An adjustable rate mortgage is a mortgage loan where the interest rate on the note is adjusted based on market interest rates and indices. The more common indicators are 1 year Treasury-bill securities, the COFI index and the LIBOR (London InterBank Lending Rate). Other forms of mortgage loans include the interest-only mortgage, fixed rate mortgage, negative amortization mortgage and balloon payment mortgage.
Typically adjustable rate mortgages apply more mortgage-rate risk to the borrower from the lender. In many cases they are used during periods when unpredictable interest rate conditions make fixed-rate mortgages unattainable. Usually the borrower can benefit if market conditions force interest rates to fall, but also it can be detrimental if interest rates increase causing payments to become unmanageable based on original debt/income ratios.
If a homeowner, for instance, think that he or she can manage a set monthly mortgage payment, an increase by only 1% or 2% can make the monthly costs skyrocket from the original amount. Adjustable-rates were over-used during the real estate boom and in many cases sold to borrowers who did not fully understand the downside risk of those adjustments.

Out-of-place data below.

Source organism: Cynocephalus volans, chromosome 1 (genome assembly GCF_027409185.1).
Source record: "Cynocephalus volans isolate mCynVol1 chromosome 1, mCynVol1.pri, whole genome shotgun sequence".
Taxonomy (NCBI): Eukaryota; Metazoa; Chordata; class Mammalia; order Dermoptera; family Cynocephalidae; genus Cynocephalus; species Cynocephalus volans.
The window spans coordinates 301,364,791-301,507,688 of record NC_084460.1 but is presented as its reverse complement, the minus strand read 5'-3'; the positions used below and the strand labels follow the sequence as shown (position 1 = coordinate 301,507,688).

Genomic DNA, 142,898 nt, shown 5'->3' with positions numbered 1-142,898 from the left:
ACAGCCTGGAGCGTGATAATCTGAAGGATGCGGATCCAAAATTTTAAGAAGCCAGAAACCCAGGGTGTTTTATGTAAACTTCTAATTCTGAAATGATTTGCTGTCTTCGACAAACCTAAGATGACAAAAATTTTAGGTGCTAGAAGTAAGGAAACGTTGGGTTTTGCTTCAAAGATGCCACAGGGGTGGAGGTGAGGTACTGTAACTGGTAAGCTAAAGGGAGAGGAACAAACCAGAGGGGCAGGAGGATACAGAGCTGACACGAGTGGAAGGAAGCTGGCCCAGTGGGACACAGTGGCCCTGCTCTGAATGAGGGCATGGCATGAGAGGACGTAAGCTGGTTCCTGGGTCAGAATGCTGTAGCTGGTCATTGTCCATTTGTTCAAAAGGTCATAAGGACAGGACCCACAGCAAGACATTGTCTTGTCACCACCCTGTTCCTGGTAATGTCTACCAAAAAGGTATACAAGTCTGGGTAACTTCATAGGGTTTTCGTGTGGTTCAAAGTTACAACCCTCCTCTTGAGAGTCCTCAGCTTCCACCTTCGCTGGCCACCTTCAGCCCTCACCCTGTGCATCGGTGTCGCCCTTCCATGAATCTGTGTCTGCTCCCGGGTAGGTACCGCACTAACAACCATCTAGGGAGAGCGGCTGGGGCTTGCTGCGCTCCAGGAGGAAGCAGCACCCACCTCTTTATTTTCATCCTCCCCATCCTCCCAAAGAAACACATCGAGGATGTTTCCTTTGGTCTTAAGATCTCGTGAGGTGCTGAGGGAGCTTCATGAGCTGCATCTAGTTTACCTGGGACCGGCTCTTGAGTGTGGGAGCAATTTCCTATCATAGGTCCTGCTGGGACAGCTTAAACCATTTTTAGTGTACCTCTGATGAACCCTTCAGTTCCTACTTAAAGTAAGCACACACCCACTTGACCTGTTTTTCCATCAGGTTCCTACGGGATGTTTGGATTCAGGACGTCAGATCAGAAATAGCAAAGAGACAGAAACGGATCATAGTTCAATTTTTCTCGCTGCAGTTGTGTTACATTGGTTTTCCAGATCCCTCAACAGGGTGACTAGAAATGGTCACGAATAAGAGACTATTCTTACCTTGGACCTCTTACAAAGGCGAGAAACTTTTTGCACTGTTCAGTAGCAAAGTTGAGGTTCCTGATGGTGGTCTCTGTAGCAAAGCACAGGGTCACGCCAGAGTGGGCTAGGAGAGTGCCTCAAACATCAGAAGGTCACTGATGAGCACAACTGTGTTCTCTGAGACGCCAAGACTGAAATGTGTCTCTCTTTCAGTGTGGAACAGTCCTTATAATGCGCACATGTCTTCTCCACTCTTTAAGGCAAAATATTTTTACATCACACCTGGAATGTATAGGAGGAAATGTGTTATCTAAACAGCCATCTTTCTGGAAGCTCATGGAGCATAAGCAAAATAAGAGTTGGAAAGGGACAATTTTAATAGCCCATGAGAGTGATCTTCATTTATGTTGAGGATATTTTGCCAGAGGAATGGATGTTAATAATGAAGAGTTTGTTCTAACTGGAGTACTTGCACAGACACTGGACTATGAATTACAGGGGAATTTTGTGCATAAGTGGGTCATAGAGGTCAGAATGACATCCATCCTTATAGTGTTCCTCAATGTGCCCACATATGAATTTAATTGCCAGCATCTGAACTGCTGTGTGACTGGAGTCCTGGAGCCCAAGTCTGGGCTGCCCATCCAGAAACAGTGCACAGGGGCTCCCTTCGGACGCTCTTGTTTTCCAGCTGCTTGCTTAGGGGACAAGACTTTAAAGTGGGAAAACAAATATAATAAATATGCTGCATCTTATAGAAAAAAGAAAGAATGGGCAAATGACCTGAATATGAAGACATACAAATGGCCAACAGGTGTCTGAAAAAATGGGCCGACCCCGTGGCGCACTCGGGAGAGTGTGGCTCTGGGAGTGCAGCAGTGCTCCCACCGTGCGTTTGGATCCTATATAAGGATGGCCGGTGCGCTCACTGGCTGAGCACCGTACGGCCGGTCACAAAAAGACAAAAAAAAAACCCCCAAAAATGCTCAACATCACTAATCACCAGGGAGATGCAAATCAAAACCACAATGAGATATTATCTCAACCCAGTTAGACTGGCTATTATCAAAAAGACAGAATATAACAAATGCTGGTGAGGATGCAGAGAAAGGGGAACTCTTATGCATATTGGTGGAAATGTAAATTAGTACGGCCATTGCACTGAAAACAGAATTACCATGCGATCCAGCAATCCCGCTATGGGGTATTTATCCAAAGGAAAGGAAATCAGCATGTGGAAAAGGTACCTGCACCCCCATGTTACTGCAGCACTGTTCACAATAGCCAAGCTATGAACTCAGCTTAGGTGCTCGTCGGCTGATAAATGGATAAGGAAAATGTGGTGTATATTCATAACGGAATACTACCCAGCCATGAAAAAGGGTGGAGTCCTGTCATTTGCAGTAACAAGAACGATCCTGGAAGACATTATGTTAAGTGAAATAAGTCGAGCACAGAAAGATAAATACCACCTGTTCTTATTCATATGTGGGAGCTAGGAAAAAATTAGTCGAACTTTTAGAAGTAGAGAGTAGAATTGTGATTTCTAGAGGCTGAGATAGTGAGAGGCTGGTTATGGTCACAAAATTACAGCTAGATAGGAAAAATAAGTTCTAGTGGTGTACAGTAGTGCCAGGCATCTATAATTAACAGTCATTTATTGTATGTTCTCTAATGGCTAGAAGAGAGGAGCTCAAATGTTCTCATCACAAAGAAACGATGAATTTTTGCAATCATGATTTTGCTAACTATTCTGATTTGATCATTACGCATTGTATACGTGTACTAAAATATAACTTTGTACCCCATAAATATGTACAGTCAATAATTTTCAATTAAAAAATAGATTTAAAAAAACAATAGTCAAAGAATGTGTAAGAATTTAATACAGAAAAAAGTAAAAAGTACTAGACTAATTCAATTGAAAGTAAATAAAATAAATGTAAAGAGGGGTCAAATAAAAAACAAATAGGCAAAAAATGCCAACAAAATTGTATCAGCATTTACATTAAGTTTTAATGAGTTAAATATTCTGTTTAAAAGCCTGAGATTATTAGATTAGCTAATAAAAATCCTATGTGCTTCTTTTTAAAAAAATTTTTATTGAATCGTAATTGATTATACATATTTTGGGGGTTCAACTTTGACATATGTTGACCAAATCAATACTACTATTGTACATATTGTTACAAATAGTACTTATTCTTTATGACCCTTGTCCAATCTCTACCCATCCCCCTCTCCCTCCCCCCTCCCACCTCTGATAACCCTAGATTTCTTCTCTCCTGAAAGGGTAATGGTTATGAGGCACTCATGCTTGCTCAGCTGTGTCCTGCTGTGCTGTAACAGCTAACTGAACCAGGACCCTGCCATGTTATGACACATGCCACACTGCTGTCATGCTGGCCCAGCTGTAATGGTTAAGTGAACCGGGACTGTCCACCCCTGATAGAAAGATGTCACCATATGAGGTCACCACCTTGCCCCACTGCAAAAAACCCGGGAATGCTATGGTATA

Currently interest rates are at historic lows so for those interested in purchasing a home or other property it is a good time to lock in a low fixed-rate mortgage. Option ARMs have been used a lot in the past because they are usually offered with a very low “teaser” rate (often as low as 1%) which means low payments for the first year of the ARM. During the past real estate boom, lenders had been underwriting borrowers based on mortgage payments that are below the fully amortizing payment level. This enables borrowers to qualify for a much larger loan (i.e., take on more debt) than would otherwise be possible.
For Option ARMs, diligent borrowers will not focus on the teaser rate or initial payment level, but will consider the characteristics of the index, the size of the “mortgage margin” that is added to the index value, and the other terms of the ARM. Specifically, they need to consider the possibilities that (1) long-term interest rates go up; (2) their home may not appreciate or may even lose value or even (3) that both risks may materialize. Option ARM’s are usually best suited to borrowers with increasing projected incomes, whereby a high adjustment can be dealt with through the monthly household income. For those borrowers who do not have flexibility in future earnings, it is often times too hard to make payments if interest rates increase in a short period of time. In many cases it can lead to a payment that is altogether unmanageable, and ultimately missed payment can lead to foreclosure.